More Than Humanity’s Reflection?
y toes were rudely trampled upon at the entrance of the grocery store last week. I was picking up a shopping basket when a suit-clad individual, talking loudly into a Bluetooth, rushed into the store. Turning instinctively, I narrowly missed being elbowed in my pregnant belly as he hurried in. Throwing me a perturbed look as if to say “Why are you in my way?” he continued into the store. He snatched up a bag of romaine lettuce and prepackaged tomatoes, and stormed over to the checkout as I picked up the first item on my short list.
This wasn’t the first time in recent months that I encountered someone who was less than gracious. In fact, graciousness and kindness seem to be an increasingly rare commodity. Not only had my toes been stomped on, but I recently had been eyed askance for wishing a bank teller a nice day before moving on; I was beeped at for letting one car move in front of me from an expressway on-ramp; I was glared at while holding the door at a restaurant for a family about the size of a football team (it was members of the family that glared at me!). Aren’t people at least nicer to pregnant women? I groused. I’m usually in a hurry, too, but this is ridiculous!
I thought back to how things had been three years before, when I was pregnant with my first child. The last few months of that pregnancy had been filled with lots of smiles and well-wishes from men and women alike. No matter where I went, people seemed to have time to chat about babies and children, and on several occasions caring souls insisted I take their seats while we were waiting someplace together.
I mentioned this perceived trend toward things less civil to my mom. She and I agreed that it wasn’t unique to my pregnancy. She had encountered much of the same and told me of other conversations she’d had on the topic. In two or three years an already rude, harried society had taken a steep downward spiral. And not only was it happening in the day-to-day, it was happening at church. It was happening to me.
The way the behavior manifests itself is in hurried busyness. On Sabbath morning we hurry to park and get into our seats. Then we hurry to fellowship dinner, choir practice, vespers—barely taking the time to ask and really listen to how others are doing. “Getting things done” is replacing “service with a smile”—rushing is making people downright cranky. We are becoming more concerned with checklists than with checking in.
I understand that the world is coiling down as earthly time winds to a close. But need we be reflections of stressed-out humanity? If we, as Christ’s emissaries, can’t slow down on Sabbath, if we can’t show society a gentler way to live, we are in big trouble.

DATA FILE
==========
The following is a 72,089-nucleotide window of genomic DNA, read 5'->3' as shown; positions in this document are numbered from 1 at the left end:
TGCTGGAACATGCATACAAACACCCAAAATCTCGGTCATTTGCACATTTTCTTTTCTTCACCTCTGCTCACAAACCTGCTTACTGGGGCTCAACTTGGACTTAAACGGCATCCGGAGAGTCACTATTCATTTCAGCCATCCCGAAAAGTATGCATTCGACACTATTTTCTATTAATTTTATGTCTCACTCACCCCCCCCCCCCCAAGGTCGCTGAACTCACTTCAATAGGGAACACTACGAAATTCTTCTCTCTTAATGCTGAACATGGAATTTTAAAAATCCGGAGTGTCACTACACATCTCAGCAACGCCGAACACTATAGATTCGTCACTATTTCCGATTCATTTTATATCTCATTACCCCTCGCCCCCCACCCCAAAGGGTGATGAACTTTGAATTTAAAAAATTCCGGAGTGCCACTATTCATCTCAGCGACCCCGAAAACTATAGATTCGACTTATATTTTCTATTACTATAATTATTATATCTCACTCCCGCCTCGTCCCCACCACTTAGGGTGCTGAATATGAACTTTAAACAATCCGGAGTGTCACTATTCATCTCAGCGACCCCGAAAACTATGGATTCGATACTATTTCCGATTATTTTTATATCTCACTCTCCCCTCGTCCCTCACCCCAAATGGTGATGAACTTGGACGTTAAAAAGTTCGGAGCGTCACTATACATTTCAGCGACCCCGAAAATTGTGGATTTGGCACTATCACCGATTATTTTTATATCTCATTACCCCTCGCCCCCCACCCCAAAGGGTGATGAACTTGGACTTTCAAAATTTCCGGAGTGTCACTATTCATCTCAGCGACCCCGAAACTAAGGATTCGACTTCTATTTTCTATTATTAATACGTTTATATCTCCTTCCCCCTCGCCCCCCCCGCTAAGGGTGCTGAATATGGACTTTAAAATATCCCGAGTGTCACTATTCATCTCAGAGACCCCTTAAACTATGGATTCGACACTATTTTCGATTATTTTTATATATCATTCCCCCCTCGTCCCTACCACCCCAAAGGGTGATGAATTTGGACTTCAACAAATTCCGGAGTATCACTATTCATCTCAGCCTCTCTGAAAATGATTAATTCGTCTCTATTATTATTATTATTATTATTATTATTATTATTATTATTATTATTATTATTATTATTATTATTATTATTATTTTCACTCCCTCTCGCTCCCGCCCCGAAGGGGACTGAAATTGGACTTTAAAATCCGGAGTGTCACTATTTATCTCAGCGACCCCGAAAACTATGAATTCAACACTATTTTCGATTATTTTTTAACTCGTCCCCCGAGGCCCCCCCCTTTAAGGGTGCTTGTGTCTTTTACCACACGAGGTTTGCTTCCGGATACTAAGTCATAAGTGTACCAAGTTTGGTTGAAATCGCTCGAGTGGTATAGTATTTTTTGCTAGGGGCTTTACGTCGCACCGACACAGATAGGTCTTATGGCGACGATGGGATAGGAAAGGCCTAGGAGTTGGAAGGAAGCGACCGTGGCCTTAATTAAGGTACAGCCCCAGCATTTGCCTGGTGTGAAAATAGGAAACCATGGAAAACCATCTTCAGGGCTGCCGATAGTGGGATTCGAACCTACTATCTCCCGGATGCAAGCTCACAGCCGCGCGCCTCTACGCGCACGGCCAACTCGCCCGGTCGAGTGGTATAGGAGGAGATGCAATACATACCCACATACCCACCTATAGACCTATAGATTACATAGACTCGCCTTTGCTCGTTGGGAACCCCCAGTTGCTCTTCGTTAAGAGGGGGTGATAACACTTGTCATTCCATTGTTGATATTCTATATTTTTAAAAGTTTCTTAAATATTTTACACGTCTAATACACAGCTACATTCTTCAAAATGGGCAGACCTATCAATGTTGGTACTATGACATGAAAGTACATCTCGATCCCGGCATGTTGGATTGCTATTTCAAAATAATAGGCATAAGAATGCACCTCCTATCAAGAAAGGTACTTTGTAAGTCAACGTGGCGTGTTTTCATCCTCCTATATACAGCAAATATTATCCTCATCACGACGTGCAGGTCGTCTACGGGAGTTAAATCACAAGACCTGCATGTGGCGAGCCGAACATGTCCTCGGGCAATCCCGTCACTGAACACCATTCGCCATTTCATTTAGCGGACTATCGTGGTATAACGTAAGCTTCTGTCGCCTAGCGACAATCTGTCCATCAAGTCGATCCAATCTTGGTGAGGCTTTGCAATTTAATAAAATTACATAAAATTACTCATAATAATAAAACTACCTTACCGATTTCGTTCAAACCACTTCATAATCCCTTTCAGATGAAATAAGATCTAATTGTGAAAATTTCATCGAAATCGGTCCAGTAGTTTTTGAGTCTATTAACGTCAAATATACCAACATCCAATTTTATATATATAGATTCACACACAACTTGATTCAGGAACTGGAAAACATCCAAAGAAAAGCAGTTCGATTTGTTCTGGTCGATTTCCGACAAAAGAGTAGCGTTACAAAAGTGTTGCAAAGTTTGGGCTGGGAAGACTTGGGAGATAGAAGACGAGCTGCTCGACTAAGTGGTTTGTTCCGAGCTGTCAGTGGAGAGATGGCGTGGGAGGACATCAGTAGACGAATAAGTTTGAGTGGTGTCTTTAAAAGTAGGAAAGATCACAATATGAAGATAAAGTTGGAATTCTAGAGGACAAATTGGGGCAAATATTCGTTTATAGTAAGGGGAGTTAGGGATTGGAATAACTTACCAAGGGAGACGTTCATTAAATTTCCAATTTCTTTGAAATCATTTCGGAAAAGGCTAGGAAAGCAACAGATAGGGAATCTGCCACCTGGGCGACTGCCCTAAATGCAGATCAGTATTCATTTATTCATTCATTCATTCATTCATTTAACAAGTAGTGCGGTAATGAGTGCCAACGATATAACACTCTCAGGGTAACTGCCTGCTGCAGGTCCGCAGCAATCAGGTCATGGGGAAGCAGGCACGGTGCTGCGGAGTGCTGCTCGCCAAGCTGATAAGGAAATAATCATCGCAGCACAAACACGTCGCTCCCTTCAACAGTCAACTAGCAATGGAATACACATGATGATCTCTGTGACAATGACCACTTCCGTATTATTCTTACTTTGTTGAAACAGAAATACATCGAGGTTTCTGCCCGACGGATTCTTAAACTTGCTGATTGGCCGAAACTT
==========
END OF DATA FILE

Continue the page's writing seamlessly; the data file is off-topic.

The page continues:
—Catherine Lester, Laurel, Maryland
To Feel the Love of the Saints
Just now, the temperature outside is 42 degrees. That might not sound too cold, but I’m from Florida. Need I say more? Earlier this evening when it was warmer (mid-40s) I went shopping for some groceries. As I shopped I heard the words “The blood within my veins boils, even on a night so cold as this, for I do not feel the love of the saints as I once did.” What did that mean? Who was saying this over and over again?
I found the speaker walking one of the aisles. He promptly stopped speaking as other shoppers passed him by.
I’d say that he was around my age—20 years old. He had short brown hair, and he wore a jacket (probably another of “those Floridians”). But what did he mean by what he said? I didn’t ask him, so I’ll never know for sure, but here is what he said means to me.
“The blood within my veins boils. . . .” When I think of boiling blood I think of tension; I think of a teapot about to burst its steam. My peer was under some kind of tension; he was in some kind of distress.
“Even on a night so cold as this.” As I said, it was cold out tonight, and for something to boil under these conditions it would take a lot of heat. My peer was in some kind of distress brought on by exceptional circumstances.
“. . . For I do not feel the love of the saints as I once did.” To me, these were the most striking words. My peer was in some kind of distress brought on by exceptional circumstances, and now I was finding out why: “For I do not feel the love of the saints as I once did.” He did not feel loved as he once did.
I doubt that the atmosphere gave rise to my peer’s thoughts, for, at least for me, rows of cereal boxes, ketchup, and ice cream have never provided me impetus enough for profound thought. I imagine that my peer had been under such distress for some time, and that he had recited these words before. He appeared disheveled and unkempt, sad and distraught, pained and hopeless.
I walked down the grocery aisle and passed him, and he glanced at me briefly as I passed. His eyes held large tears, and he quickly turned back to stare at the cartons of ice cream as he had been doing for the past several minutes. I passed by without a word.
Was I as cold as the temperature outside? Was I as cold as that ice cream? Was I one of the “saints” from whom he did “not feel the love” as he once did? I consider myself to be a Bible-believing Christian, but have I “believed” the Bible—have I believed in Christ’s Christianity—without “becoming” a Christian? And so I thought, and now I write, for I’d guess that this is a problem facing many young Christians today.
I have believed, yes, and many other young Christians believe, but what have we—what have I—become as a result of this belief? Have I been transformed by the renewing of my mind in Christ Jesus (Rom. 12:2), or have I simply “believed” in Christianity without “becoming” a Christian? Have I left my peers out in the cold?
I will strive to become more like Christ, for I wish others to “feel the love of the saints,” and I hope that you, too, will desire to become and not just believe (see James 2:26).
—Joel Hughes, Collegedale, Tennessee